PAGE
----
So you’ve just finished reading a novel or a short story with the class, and it’s time for a fun small group activity. But you also want to review the basic story elements and get the kids thinking about the characters and the theme of the story. How do you combine the two?
One simple way is to make it a group project to complete a selection of story element graphic organizers and then work on follow-up questions that go more in depth about characters and theme, or whatever you want them to focus on.
For this project, I might assign each group a packet that includes a story elements chart, a character map, and a set of a few questions such as:
• Which two character traits would you say best describe the main character?
• If this character was a student in our class, who would he most likely be friends with? What kind of a student would he be?
•Why do you think the author wrote this story? Who did he probably think would be reading it? What message do you think he wanted his readers to get from the story?
∗Be sure to give evidence from the text to support each answer.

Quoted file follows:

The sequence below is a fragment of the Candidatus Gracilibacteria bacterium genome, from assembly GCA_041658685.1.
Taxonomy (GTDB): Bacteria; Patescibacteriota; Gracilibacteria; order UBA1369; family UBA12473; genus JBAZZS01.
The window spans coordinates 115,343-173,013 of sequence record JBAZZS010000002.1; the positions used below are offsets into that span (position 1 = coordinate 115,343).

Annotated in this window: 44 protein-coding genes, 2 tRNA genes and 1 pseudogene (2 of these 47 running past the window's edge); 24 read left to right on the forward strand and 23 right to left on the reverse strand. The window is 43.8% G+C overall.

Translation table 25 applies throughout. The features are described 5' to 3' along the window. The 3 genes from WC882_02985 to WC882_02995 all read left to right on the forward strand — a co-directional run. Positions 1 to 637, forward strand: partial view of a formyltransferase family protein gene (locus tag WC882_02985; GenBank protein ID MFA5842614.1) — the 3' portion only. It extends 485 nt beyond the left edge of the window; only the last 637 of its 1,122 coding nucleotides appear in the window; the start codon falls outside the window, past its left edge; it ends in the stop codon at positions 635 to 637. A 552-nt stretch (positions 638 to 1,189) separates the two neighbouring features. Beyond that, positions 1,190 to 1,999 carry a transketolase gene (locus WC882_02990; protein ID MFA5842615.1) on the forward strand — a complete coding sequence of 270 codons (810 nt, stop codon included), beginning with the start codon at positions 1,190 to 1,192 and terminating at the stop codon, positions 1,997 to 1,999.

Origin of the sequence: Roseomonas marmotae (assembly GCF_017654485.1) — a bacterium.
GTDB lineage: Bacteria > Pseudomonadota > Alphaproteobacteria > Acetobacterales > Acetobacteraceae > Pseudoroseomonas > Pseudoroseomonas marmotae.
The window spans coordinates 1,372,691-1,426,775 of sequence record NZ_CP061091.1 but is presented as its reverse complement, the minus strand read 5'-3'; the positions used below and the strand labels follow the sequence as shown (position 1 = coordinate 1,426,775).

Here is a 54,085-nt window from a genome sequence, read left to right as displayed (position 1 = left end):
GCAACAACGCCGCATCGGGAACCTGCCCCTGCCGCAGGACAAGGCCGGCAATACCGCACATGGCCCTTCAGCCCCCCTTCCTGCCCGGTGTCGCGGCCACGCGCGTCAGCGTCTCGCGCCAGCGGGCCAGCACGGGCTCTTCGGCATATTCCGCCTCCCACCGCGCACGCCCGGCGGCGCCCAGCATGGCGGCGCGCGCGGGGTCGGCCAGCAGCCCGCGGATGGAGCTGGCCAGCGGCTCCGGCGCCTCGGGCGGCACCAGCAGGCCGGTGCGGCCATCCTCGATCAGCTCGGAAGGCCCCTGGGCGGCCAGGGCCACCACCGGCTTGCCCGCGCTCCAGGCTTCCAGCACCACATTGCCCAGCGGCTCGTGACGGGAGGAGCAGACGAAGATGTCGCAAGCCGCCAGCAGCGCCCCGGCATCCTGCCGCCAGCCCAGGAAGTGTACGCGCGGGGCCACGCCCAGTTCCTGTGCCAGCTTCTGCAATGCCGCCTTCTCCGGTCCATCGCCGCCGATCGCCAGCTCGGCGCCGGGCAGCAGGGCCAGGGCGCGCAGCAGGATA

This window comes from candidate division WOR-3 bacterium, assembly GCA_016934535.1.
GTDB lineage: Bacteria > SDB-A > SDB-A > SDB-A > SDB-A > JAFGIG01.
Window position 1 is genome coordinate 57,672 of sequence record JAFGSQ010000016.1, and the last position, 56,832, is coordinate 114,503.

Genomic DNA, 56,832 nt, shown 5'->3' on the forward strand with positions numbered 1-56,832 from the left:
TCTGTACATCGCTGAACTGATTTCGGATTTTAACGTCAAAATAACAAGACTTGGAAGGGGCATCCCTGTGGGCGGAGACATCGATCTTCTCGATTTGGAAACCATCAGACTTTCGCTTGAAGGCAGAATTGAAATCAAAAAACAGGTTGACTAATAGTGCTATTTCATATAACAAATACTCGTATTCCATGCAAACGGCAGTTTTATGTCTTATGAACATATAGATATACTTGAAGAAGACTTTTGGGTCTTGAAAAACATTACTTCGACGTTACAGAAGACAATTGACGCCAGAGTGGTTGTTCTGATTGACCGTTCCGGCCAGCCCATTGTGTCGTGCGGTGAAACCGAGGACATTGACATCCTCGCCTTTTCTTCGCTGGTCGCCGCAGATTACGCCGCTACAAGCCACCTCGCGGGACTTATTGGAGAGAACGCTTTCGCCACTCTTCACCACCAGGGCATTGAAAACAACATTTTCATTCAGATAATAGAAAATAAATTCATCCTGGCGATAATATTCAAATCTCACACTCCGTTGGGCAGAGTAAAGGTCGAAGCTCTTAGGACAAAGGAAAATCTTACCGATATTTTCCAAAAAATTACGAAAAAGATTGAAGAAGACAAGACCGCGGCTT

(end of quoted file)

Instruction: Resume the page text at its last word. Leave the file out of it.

One student in the group could be made responsible for getting the group to complete each of the three parts and recording the group’s answers. Additional roles for group members might include:
• Making sure that everyone’s ideas are included.
•Asking questions of the teacher when necessary.
•Determining how the group’s answers will be presented to the class.
Instead of the story elements chart and character map, other graphic organizers could be substituted depending on what elements you want to focus on such as a plot map or a setting illustration. And of course, after the basic story elements are addressed, the group discussion wouldn’t have to be about characterization or theme. Any questions that involve making inferences from the story could be used. Questions about the group’s opinion on topics raised by the story would work, too. Whatever organizers and questions you decide to use, the kids are sure to enjoy jumping right into a group activity!
And, for a different type of reading activity – for groups or individual kids – check out this 12-card sample of my reading task cards. Each card presents a reading passage related to the theme of “mysteries.” Some are fiction, and some are non-fiction. Here is what is included:
Fiction – 4 Cards
– Making Inferences
– Identifying the Sequence
Non-Fiction – 4 Cards
Using Context Clues – 2 Cards
Editing – 2 Cards
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